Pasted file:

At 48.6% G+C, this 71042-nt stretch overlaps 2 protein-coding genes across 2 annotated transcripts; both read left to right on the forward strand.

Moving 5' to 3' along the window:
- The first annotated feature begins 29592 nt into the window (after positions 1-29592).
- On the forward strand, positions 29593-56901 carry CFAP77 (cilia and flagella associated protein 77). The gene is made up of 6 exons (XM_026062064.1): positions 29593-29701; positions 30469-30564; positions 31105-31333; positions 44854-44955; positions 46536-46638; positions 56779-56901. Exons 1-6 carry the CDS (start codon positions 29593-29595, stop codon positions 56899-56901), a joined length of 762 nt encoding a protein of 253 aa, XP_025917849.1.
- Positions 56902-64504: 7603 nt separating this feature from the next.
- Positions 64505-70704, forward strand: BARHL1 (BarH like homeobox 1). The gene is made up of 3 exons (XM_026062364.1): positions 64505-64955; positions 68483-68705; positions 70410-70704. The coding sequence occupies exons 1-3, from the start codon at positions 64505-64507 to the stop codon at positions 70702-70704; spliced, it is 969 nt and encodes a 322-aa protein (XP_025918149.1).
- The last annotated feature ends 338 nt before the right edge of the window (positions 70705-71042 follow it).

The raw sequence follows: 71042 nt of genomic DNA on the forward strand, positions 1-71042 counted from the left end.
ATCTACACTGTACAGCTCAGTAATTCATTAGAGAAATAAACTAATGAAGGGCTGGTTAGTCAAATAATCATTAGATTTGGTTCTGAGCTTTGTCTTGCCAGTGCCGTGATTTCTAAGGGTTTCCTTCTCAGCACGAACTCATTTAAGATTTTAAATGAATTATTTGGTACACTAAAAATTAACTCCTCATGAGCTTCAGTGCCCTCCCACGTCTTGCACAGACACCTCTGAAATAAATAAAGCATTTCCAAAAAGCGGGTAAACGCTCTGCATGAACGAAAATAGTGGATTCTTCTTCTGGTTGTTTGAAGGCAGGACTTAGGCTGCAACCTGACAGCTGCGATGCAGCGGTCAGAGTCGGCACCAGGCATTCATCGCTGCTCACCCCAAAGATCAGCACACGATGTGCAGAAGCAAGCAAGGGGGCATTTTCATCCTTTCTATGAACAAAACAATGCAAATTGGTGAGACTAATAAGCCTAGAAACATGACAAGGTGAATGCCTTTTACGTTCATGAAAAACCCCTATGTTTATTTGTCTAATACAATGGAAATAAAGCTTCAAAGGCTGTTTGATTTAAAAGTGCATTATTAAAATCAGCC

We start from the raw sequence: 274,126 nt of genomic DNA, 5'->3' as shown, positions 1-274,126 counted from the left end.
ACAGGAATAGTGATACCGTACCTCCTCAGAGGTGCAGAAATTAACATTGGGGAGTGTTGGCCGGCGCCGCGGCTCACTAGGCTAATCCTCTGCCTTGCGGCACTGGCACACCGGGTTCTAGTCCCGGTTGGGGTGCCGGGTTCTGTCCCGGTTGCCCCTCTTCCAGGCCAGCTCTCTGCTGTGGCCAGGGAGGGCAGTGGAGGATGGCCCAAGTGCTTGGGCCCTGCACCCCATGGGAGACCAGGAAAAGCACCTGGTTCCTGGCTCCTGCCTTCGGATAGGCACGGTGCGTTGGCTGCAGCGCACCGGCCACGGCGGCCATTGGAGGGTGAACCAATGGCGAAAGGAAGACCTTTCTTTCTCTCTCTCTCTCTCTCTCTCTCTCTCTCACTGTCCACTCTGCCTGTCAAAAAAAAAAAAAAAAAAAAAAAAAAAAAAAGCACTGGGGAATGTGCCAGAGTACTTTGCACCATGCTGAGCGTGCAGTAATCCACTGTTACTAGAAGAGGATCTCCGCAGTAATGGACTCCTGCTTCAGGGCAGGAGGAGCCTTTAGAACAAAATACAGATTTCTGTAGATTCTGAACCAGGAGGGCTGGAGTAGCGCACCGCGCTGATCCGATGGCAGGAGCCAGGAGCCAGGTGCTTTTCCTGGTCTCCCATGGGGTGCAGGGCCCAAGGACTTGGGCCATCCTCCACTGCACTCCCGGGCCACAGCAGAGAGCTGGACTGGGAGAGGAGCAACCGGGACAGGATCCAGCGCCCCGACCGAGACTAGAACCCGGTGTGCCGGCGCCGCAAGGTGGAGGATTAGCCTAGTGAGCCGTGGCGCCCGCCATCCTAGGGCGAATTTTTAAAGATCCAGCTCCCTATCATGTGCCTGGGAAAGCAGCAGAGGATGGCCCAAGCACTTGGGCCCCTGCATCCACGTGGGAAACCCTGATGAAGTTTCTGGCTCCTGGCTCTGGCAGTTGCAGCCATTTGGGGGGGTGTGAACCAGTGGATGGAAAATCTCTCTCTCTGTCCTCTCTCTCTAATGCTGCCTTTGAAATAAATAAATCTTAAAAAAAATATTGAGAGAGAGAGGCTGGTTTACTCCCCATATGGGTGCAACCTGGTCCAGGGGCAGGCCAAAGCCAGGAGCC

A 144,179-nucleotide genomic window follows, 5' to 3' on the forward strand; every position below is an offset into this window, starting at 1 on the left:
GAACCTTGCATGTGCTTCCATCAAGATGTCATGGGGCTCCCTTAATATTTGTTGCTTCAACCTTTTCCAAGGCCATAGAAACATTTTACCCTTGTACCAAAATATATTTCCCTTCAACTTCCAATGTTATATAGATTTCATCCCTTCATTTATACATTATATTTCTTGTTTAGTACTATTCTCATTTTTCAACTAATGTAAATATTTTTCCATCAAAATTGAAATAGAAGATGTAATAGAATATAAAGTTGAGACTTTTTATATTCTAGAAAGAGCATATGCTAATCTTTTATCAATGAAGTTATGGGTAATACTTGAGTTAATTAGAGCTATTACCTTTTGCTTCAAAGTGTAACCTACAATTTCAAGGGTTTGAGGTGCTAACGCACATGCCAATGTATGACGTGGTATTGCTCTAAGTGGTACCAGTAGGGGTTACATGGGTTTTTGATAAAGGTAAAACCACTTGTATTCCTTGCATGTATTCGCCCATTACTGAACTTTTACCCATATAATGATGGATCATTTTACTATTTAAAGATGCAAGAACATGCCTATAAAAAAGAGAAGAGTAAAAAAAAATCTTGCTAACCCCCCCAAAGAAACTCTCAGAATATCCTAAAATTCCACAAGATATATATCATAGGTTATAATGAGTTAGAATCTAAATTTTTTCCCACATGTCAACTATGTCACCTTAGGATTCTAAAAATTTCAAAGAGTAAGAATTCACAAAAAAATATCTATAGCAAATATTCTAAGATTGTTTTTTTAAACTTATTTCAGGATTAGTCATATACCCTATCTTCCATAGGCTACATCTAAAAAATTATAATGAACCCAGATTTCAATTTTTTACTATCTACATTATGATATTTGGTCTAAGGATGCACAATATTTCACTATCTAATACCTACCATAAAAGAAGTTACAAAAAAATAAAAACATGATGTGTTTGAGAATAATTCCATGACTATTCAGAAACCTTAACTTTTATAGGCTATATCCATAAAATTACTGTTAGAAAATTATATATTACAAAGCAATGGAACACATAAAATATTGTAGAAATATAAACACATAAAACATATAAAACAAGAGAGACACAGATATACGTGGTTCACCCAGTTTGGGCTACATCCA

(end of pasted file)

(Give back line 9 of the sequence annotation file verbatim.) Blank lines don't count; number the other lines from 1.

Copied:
ATCTACACTGTACAGCTCAGTAATTCATTAGAGAAATAAACTAATGAAGGGCTGGTTAGTCAAATAATCATTAGATTTGGTTCTGAGCTTTGTCTTGCCAGTGCCGTGATTTCTAAGGGTTTCCTTCTCAGCACGAACTCATTTAAGATTTTAAATGAATTATTTGGTACACTAAAAATTAACTCCTCATGAGCTTCAGTGCCCTCCCACGTCTTGCACAGACACCTCTGAAATAAATAAAGCATTTCCAAAAAGCGGGTAAACGCTCTGCATGAACGAAAATAGTGGATTCTTCTTCTGGTTGTTTGAAGGCAGGACTTAGGCTGCAACCTGACAGCTGCGATGCAGCGGTCAGAGTCGGCACCAGGCATTCATCGCTGCTCACCCCAAAGATCAGCACACGATGTGCAGAAGCAAGCAAGGGGGCATTTTCATCCTTTCTATGAACAAAACAATGCAAATTGGTGAGACTAATAAGCCTAGAAACATGACAAGGTGAATGCCTTTTACGTTCATGAAAAACCCCTATGTTTATTTGTCTAATACAATGGAAATAAAGCTTCAAAGGCTGTTTGATTTAAAAGTGCATTATTAAAATCAGCC